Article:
Discover India Series: Hampi and its Awe-inspiring Temples
Hampi or Hampe, also known as the Hampi Group of Monuments, is a UNESCO World Heritage Site in India's east-central Karnataka. It is the historic Vijayanagara Kingdom's lost capital, with a plethora of awe-inspiring temples. Each of the Hampi temples has its own significance, and the majority of them were constructed as per Hindu tradition.
Between the 14th and 17th centuries, Hampi was the capital of the Vijayanagara Kingdom. Trade flourished, and the rulers lavished their wealth on the construction of Hampi's temples and royal enclosures.
Hampi, now in ruins, gives us a glimpse into the glorious era of the Vijayanagara Empire more than 600 years ago. Over the years, tourists and visitors have flocked to this region to discover its rich history, stunning art, and picturesque scenery.
Here are the 5 most magnificent temples in Hampi that you must see:
Vijaya Vittala Temple is the epicentre of Hampi's attractions. It was established in the 15th century during the reign of Devaraya II, one of the Vijayanagara Empire's monarchs, and is dedicated to Vittala, Lord Vishnu's incarnation. The temple is nestled near the banks of the Tungabhadra River in Hampi's northeastern region. The workmanship of the artisans of the Vijayanagara Empire will spellbind you once you enter the complex. The Stone Chariot and the intriguing Musical Pillars are two of the temple's most famous stone structures. The cause for the pillars making rhythmic music is unknown, yet they continue to captivate tourists worldwide.
The oldest and most important temple in Hampi, Virupaksha Temple, was established in the 7th century AD. Dedicated to Lord Virupaksha, an aspect of Lord Shiva, the temple walls feature various inscriptions about Lord Shiva engraved in the 9th and 10th centuries. Built in the South Indian style, the temple contains large towers or gopurams that serve as doorways to the inner sanctums. The gopurams lead to numerous internal hallways and halls, all of which are ornately carved with stonework. Every year in February, when the annual chariot festival is held here, Virupaksha Temple lures numerous visitors.
The Hemakuta group of temples is a collection of ancient temples in Hampi's Hemakuta Hill. Although built in the pre-Vijayanagara and Vijayanagara periods, the architecture of the Hemakuta complex of temples atop Hemakuta Hill is significantly different from the traditional Vijayanagara style. The Hemakuta temples are tiny three-chambered constructions with granite pyramid-like tops. Some of the temples on the hill's northern slope are built in the Trikutachala style of architecture, in which three shrines are arranged perpendicularly to one another and face a shared central hall.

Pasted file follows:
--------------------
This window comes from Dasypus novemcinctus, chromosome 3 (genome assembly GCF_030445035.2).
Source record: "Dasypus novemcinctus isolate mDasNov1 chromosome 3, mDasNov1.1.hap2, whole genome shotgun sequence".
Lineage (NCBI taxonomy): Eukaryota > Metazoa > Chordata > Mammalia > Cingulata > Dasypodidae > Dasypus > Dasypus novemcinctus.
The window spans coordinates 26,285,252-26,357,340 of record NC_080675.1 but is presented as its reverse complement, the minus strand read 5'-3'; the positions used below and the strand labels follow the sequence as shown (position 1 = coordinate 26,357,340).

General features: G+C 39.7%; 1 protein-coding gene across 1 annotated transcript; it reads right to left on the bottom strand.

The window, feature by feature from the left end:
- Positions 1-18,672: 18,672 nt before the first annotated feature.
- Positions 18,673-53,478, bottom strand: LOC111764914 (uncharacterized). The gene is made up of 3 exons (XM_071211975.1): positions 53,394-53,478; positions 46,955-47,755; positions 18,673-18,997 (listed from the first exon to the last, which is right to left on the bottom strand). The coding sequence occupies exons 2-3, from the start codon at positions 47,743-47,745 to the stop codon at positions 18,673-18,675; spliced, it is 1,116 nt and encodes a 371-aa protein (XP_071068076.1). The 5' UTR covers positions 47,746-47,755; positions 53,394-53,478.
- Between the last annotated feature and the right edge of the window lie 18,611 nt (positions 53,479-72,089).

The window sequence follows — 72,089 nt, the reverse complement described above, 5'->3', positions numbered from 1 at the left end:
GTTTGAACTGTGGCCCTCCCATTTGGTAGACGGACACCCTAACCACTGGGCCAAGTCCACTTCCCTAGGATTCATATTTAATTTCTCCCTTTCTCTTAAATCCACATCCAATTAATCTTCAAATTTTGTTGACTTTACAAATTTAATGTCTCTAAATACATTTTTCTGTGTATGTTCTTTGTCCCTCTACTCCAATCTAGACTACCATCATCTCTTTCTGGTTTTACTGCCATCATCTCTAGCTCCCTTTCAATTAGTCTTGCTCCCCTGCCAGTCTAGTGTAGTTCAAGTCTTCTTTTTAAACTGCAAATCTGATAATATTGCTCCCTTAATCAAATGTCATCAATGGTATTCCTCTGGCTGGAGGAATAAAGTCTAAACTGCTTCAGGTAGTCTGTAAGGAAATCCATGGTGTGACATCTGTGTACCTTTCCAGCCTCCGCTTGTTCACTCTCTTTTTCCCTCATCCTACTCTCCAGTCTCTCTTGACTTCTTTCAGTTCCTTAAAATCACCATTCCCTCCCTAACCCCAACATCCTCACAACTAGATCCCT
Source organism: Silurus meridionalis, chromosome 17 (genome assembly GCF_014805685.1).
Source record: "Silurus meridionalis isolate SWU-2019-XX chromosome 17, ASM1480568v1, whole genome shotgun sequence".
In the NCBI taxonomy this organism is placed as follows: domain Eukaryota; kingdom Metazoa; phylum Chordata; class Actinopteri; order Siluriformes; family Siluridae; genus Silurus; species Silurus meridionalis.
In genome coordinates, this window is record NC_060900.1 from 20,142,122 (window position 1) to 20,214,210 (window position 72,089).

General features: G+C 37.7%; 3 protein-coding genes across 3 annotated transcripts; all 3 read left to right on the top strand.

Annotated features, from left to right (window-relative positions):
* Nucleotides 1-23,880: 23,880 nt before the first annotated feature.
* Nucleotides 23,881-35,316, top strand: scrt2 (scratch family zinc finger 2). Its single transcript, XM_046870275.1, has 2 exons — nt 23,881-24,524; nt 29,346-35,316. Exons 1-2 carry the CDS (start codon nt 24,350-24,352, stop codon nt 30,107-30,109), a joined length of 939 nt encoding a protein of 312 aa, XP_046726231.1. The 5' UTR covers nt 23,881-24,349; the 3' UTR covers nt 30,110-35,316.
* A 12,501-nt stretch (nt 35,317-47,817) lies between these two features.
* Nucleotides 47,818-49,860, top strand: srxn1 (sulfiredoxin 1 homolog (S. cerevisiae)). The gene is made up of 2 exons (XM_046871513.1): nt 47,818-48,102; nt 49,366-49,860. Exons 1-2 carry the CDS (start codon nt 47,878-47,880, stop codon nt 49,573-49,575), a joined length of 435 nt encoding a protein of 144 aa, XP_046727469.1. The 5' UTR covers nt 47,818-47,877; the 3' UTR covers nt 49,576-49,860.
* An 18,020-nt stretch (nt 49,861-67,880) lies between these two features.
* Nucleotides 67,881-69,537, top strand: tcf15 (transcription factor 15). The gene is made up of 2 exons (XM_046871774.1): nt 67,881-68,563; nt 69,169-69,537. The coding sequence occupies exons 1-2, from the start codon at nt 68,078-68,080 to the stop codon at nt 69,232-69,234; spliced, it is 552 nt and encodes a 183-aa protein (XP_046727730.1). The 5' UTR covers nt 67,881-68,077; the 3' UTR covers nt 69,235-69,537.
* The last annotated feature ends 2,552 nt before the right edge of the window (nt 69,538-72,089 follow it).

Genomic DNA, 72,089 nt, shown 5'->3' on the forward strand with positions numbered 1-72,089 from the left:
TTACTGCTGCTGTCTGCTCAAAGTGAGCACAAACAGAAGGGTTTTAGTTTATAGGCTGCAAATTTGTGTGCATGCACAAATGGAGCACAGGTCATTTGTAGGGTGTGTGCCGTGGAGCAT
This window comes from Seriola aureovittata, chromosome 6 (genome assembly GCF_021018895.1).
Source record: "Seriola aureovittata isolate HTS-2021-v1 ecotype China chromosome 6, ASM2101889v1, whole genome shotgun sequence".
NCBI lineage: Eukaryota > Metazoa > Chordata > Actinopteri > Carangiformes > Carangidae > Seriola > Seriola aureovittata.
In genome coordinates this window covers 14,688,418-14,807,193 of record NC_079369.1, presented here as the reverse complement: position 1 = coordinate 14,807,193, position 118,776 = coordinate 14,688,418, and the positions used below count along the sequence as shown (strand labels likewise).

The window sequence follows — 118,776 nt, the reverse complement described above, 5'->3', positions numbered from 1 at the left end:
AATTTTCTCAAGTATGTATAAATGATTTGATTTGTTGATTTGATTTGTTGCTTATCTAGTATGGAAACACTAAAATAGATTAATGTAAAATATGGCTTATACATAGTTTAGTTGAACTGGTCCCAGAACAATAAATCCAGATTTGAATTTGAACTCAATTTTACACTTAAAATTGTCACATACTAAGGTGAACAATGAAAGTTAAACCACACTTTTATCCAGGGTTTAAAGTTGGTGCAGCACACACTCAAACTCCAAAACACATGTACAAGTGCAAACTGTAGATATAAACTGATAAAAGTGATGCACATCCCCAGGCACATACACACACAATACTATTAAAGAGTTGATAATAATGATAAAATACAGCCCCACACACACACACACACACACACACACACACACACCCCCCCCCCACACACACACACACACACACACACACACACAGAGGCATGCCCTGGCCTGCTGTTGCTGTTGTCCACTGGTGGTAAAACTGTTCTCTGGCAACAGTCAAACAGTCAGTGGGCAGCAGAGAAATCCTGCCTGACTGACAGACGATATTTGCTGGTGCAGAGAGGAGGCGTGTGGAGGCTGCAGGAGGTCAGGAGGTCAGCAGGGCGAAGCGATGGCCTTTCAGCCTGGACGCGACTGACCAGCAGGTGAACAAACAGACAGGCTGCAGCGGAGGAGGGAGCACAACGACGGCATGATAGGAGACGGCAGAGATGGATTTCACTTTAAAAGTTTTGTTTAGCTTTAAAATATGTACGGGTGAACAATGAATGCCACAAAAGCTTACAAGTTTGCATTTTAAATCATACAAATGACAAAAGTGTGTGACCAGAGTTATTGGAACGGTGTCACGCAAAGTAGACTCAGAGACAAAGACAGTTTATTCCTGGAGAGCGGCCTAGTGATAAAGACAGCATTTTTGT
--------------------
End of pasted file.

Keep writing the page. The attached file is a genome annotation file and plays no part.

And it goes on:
Many of these temples have succumbed to the ravages of time, and others are now in ruins, despite efforts by the Archaeological Survey of India to restore them to their former glory.
One of the most important landmarks in Hampi's heritage city is the Sasivekalu Ganesha Temple. The inscription houses a massive statue of Lord Ganesha carved out of a single block of rock that stood around 8 feet tall and was erected in honour of King Narasimha II of the Vijayanagara dynasty. Lord Ganesha is noted in Hindu mythology for his fondness for food. As per Hindu mythology, Ganesha once ate a lot of food to the point where his tummy was about to burst. Having exhausted all other options, Ganesha grabbed a snake and tied it around his stomach to keep it from bursting apart. The snake tied around Ganesha's tummy, which can be seen on the statue, results from a mythical incident. Both the Sasivekalu Ganesha Temple and Lord Ganesha's statue are excellent examples of Indian sculpture.
Lord Narasimha, one of Lord Vishnu's eleven avatars, is honoured at the Lakshmi Narasimha Temple. It is Hampi's largest monolith statue. During the time of King Krishnadevaraya, the magnificent temple was built in 1528 AD. Goddess Lakshmi was initially seated on Lord Narasimha's lap in the Lakshmi Narasimha Temple. However, Goddesses Lakshmi's idol was destroyed and removed after a Mughal raid in the 16th century. As a result, Lord Narasimha's idol has been known as Ugra Narasimha ever then, which is the most terrifying avatar of Lord Vishnu in the absence of Goddess Lakshmi. Ugra Narasimha is depicted as a half-lion, half-man sitting cross-legged with a ferocious face.
Hampi has attracted many national and international spiritual and historical buffs ever since the medieval ruins were found. Every inch of this place bears evidence of the magnificence it once exuded.
Visit Hampi to witness the city’s architectural splendour by exploring the prominent temples. Get to learn about the city's antiquities and edifices that date back to the Vijayanagara Empire and still stand as a testament to the glorious era.
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